Technology as innovation and intrusion in the age of Covid-19

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Author: Rina Arya is Professor of Visual Culture and Theory at the University of Huddersfield

Fieldsite: Rina Arya’s research takes place from her home in Cheshire.

The line between care and surveillance will always be blurred. In recent years, with the rise of digital technology, surveillance measures have increased nationally and been incorporated into daily life, becoming a force for good or otherwise. Criticisms have been made about the British government about its speed of response to the coronavirus crisis and, more recently, in its measures to ease the lockdown. Guidelines have been issued about social distancing within a framework of citizenship that has called upon individuals to think about the greater good. This has required individuals to undertake self-isolation and to maintain social distancing in public. Surveillance has remained apparently low key; one of the main problems has been about dispersing individuals and groups who disregard the government’s legitimating reasons for being outdoors. That said, the initial ‘Stay at home’ policy, which was often reiterated without caveats, needed qualification for essential workers, for example, to declare their status on social media sites to others as a way to identify their front-line endeavours.

The situation concerning the extent of care and amount of surveillance in other countries is more severe and dependent on the political bent of their governments. In France, individuals have had to produce a form detailing their reasons for being out of their home and their intended destination. One of the latest innovations being trialled and rolled out are downloadable apps to track the spread of the coronavirus. This is undoubtedly the most effective way of tracing infected individuals and the people that they come into contact with. It has been used in China, South Korea and Germany. But there is also a pernicious side to this, which involves the exercise of power. This is seen in quasi-authoritarian states including India. Here the practice of care is viewed very differently and especially as a form of paternalistic authority. Unlike other democracies, India’s prime minister, Narendra Modi, has not made himself very present to the people in press conferences and expects citizens to trust his instructions without question.

A recent government initiative has been the state-built Aarogya Setu app that identifies the risk of catching the virus as well as tracking its spread. The app’s efficiency increases with use, undoubtedly an advantage in such a densely populated country. It recently became mandatory for employees in the public and private sectors and was a stated condition for point of entry for Indian nationals who were being repatriated. Citizens have not been appropriately apprised as to how their data will be used. This is worrying for a number of reasons. There is a distinct lack of data protection laws and poor infrastructure and corruption prevent a national system of surveillance. This coupled with a nationalist government brings into question how data will be used. The force of authoritarianism has made its mark in India since March 2020 and this has been seen in the retrospective punishments meted out to journalists who have been critical of the government, and in the brutality inflicted by the police in enforcing authority on the citizens done under the auspices of public safety. Ordinarily, this would have resulted in a public outcry in the form of mass protests but these expressions of justice and democracy have been suspended under lockdown, making the question of surveillance even more pernicious.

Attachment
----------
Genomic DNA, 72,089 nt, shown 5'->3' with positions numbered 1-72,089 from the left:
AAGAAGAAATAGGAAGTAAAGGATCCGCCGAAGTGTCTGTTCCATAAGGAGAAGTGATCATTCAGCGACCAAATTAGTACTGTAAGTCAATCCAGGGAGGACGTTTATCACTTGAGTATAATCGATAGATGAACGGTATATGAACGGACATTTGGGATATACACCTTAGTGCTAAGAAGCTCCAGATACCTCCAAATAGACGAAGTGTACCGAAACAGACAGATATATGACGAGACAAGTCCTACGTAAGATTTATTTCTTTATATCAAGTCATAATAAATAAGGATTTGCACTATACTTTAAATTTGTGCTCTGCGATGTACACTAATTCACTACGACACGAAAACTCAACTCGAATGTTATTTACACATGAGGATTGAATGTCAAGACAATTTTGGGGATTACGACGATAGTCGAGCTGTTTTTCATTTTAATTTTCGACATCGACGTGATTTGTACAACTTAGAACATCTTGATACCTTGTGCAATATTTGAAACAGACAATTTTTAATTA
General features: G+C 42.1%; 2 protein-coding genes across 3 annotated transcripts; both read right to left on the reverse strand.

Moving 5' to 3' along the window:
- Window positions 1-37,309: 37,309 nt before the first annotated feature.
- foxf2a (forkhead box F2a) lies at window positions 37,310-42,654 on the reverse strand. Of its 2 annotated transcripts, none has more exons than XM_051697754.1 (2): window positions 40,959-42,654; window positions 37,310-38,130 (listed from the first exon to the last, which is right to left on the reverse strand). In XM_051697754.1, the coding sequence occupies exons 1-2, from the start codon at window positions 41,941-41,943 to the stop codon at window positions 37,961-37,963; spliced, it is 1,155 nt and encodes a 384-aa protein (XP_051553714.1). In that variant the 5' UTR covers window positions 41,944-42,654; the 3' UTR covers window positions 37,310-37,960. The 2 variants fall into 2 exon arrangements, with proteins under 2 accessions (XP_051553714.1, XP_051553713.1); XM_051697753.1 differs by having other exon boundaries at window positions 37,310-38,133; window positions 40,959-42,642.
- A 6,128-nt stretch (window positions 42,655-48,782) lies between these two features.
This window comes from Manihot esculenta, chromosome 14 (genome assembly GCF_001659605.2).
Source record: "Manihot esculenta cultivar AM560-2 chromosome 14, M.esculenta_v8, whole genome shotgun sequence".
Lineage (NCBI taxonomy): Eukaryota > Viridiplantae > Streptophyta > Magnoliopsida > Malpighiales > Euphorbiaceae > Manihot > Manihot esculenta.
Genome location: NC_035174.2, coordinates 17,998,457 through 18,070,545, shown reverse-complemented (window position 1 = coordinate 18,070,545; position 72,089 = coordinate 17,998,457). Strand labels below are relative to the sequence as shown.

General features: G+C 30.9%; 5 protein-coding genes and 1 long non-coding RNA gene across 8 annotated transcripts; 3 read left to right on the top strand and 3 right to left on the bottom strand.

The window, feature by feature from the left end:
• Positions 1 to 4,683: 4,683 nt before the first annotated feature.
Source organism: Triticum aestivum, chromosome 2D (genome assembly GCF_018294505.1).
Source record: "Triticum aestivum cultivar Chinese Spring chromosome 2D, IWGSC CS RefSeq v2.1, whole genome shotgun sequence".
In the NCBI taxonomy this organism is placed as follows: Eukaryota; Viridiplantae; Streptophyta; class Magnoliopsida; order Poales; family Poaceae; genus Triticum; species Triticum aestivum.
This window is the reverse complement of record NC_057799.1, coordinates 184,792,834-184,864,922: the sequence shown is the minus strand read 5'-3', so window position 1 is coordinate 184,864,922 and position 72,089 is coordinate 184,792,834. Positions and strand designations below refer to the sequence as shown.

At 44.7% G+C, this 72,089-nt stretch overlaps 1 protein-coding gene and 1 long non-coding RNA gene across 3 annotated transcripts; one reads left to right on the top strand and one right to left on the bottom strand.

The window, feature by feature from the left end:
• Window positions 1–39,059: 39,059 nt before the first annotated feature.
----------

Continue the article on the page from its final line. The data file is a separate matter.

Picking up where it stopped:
In this unsettling climate of fear, an app is arguably the most effective and reliable way of information and prevention. Countries have their own ideas about how to harness technology to control the spread of infection. South Korea engaged in an early strategy of extensive tracking and mass testing. But some question the ethics of monitoring, especially since it was known that credit card transactions were being used to track data. In any system of care, it is a trade-off; the overall benefits need to be weighed up against the pitfalls. Furthermore, allowing some ease of lockdown whilst keeping people safe may contribute to better mental being. The degrees of surveillance vary across apps depending on whether GPS or any other location-tracker is used or not. Equally pressing is what data are collected and how they are used – essentially for what purposes, and whether this involves underhand practices such as the monitoring of movement or for ‘immunity-passports’. In the UK an NHS app is currently been trialled on the Isle of Wight, with a view to rolling it out into a national programme in forthcoming weeks. This contact-tracing app is designed to track symptoms and then, if need be, to direct users to a call centre for testing as well as alerting people with whom they came into. In its current stage of development, it has a number of limitations that need to be overcome if it is to be effective; the main limitation being that it does not yet permit the input of test results, thereby limiting its usefulness.